By Colin Zwirko
Images obtained by NK News show notice posted at pharmacies warns violators' families will also be forcibly relocated.
A Pyongyang pharmacy at night | Image: KCNA (May 26, 2022)
North Korean authorities have threatened severe punishment — including the death penalty — for citizens who mishandle emergency medicine, according to images obtained by NK News of a notice posted outside a Pyongyang pharmacy in May, just days after state media announced the country’s first COVID-19 outbreak.
The decree (포고), released by the Ministry of Public Security on May 14, states family members of violators will also be punished under the principle of guilt by association.
It defines violations as involving “stealing or selling emergency medicines and raw materials on the black market” as well as producing or selling “fake or faulty medicines.”
Those who “shake public sentiment by raising prices of foodstuffs and commodities just for the pursuit of money” will also be subject to punishment, it says.
The decree, along with remarks by leader Kim Jong Un criticizing pharmacies in May, suggest North Koreans were privately buying, selling or bartering medicine away from state price and distribution controls, and that authorities initially struggled to manage the situation.
According to the notice, “any violation of this decree will be regarded as an anti-state and anti-popular act that challenges the national maximum emergency anti-epidemic system and will be severely punished regardless of position, affiliation or merit according to the law of war.”
“Those who commit especially severe violations of this decree will be subject to harsh punishment up to and including the death penalty, and family members living together with them will be subject to relocation and expulsion.”
The notice separately addresses groups of workers and officials involved in each step of the process of supplying and delivering medicine, warning each segment against “favoritism” and distributing medicine to “personal” contacts. It says “loss and waste” of supplies will also be considered a crime.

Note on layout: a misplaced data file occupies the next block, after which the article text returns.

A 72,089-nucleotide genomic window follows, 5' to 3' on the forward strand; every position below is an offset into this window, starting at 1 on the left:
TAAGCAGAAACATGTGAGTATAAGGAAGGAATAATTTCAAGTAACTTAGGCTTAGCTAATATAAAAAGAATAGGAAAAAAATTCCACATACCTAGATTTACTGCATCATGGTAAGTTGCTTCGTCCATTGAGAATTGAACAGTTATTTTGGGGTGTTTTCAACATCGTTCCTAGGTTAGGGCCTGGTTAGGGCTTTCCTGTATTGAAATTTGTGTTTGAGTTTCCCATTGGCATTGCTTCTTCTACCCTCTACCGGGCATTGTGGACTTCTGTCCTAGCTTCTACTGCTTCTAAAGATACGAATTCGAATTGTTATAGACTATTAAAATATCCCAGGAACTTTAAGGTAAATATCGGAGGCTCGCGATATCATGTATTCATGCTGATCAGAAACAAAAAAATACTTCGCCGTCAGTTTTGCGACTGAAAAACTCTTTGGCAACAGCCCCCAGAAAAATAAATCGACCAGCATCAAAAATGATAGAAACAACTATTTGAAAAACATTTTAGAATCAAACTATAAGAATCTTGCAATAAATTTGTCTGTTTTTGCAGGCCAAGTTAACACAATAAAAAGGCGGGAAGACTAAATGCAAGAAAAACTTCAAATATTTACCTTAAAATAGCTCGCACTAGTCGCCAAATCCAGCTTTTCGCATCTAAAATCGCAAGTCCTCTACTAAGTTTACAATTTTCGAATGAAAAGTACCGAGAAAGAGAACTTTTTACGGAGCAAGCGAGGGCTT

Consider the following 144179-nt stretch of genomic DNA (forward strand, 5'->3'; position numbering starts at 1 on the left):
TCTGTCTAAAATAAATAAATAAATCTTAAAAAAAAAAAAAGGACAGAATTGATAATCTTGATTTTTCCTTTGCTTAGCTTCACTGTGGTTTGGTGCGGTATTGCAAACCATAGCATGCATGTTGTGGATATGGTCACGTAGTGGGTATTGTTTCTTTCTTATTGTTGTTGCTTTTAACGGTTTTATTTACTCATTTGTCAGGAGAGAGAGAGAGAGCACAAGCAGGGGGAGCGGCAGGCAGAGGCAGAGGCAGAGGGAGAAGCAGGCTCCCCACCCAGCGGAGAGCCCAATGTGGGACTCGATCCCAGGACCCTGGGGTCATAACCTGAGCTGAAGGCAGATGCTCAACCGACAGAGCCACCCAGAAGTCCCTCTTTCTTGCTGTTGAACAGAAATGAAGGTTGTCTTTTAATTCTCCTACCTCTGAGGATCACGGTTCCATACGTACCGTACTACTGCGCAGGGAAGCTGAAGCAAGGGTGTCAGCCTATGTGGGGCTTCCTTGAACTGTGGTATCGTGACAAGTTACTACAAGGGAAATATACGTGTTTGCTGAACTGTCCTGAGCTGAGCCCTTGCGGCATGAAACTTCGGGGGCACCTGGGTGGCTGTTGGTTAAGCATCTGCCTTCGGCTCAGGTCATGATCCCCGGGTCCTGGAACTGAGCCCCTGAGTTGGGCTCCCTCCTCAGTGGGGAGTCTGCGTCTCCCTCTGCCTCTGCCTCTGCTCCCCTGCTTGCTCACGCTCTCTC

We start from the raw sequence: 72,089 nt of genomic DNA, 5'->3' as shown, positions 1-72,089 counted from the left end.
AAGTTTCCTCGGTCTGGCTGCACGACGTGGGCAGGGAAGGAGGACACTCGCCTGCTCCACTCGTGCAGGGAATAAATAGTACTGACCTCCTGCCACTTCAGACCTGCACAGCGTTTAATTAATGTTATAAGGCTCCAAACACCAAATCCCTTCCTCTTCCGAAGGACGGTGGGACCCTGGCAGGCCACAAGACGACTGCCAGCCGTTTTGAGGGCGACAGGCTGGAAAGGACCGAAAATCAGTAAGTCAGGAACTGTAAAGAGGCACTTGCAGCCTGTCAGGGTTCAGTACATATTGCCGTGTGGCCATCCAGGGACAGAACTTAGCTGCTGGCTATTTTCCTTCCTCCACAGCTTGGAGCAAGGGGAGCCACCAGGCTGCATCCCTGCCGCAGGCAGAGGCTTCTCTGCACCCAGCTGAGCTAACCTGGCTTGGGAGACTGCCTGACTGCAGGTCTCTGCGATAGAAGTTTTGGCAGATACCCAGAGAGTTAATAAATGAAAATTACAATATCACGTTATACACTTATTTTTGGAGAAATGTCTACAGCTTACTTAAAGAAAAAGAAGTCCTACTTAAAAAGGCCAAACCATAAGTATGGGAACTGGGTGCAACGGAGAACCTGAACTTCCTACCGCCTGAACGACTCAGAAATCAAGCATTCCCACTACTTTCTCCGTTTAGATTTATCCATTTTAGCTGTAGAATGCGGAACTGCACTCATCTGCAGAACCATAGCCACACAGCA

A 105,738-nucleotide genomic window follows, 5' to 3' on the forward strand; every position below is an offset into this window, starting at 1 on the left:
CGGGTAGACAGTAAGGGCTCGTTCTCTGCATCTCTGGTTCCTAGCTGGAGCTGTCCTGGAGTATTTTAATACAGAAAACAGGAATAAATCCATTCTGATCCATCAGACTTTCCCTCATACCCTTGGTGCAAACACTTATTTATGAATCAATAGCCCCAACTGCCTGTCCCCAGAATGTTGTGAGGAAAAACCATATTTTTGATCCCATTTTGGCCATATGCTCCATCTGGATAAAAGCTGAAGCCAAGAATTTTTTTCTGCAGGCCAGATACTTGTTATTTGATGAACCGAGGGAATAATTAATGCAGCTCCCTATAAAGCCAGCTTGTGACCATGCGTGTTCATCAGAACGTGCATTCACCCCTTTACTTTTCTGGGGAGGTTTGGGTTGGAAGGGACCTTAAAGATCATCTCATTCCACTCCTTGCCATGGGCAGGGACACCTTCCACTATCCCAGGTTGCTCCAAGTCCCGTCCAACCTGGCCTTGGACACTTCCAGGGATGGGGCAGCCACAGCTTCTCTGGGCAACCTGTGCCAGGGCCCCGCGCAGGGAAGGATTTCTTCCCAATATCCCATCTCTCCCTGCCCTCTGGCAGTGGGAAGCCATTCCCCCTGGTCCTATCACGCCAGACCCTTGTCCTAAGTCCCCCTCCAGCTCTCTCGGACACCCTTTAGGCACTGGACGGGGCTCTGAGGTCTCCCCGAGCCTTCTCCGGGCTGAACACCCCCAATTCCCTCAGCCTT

Two days before the notice was published, North Korean leader Kim Jong Un told officials to “mobilize reserve medical supplies” to fight the country’s first large-scale outbreak of COVID-19.
He ordered the military to take over the job of stocking pharmacies and organizing medical deliveries in Pyongyang a few days later, after visiting pharmacies in the capital and criticizing them as ineffective as state media said over a million people had fallen ill in a short span nationwide.
Echoing the decree detailed above, state media at the time said Kim condemned the director of the Central Public Prosecutors Office for “failing to stem various negative phenomena” in the implementation of new drug distribution policies.
Soon after the army was mobilized, state media began a propaganda campaign showing soldiers delivering painkillers and treating suspected COVID-19 patients in their homes. The coverage suggested authorities were supplying the medicine to patients for free, but state media has not declared all such provisions are free of charge.
NK News also obtained images of lists of medicine and their prices — nearly 700 different types — displayed outside Pyongyang pharmacies in the weeks after the initial outbreak, indicating customers are expected to pay out of pocket.
The list appears to be of all government-approved medicines nationwide and their prices, with individual pharmacies marking which items are in stock and available without a doctor’s prescription. This may have been part of efforts to rein in sales of medicine “at high prices,” an act explicitly outlawed in the decree.
NK News also released a full translation of North Korea’s shoot-to-kill orders at the border introduced in early
2020 after Pyongyang closed the country to prevent the spread of COVID-19.
Seung-Yeon Chung contributed to this report. Edited by Arius Derr.
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